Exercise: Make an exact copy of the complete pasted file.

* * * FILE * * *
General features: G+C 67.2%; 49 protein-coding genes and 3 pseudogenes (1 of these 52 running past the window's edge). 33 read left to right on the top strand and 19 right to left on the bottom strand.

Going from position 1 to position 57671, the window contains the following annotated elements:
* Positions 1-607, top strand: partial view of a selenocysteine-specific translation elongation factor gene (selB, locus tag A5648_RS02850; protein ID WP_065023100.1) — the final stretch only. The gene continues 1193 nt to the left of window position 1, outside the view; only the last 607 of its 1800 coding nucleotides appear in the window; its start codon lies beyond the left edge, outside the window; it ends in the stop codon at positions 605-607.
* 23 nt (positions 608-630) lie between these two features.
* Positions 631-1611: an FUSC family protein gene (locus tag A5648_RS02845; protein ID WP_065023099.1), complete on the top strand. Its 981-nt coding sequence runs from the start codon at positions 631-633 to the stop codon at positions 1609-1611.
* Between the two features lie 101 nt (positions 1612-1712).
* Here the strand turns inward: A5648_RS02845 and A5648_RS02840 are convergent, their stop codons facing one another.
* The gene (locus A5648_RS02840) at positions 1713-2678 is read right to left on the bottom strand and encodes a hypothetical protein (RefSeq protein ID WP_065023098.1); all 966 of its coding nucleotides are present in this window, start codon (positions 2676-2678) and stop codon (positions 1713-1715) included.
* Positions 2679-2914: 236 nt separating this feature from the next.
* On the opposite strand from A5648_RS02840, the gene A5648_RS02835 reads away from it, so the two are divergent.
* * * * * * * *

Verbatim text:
General features: G+C 67.2%; 49 protein-coding genes and 3 pseudogenes (1 of these 52 running past the window's edge). 33 read left to right on the top strand and 19 right to left on the bottom strand.

Going from position 1 to position 57671, the window contains the following annotated elements:
* Positions 1-607, top strand: partial view of a selenocysteine-specific translation elongation factor gene (selB, locus tag A5648_RS02850; protein ID WP_065023100.1) — the final stretch only. The gene continues 1193 nt to the left of window position 1, outside the view; only the last 607 of its 1800 coding nucleotides appear in the window; its start codon lies beyond the left edge, outside the window; it ends in the stop codon at positions 605-607.
* 23 nt (positions 608-630) lie between these two features.
* Positions 631-1611: an FUSC family protein gene (locus tag A5648_RS02845; protein ID WP_065023099.1), complete on the top strand. Its 981-nt coding sequence runs from the start codon at positions 631-633 to the stop codon at positions 1609-1611.
* Between the two features lie 101 nt (positions 1612-1712).
* Here the strand turns inward: A5648_RS02845 and A5648_RS02840 are convergent, their stop codons facing one another.
* The gene (locus A5648_RS02840) at positions 1713-2678 is read right to left on the bottom strand and encodes a hypothetical protein (RefSeq protein ID WP_065023098.1); all 966 of its coding nucleotides are present in this window, start codon (positions 2676-2678) and stop codon (positions 1713-1715) included.
* Positions 2679-2914: 236 nt separating this feature from the next.
* On the opposite strand from A5648_RS02840, the gene A5648_RS02835 reads away from it, so the two are divergent.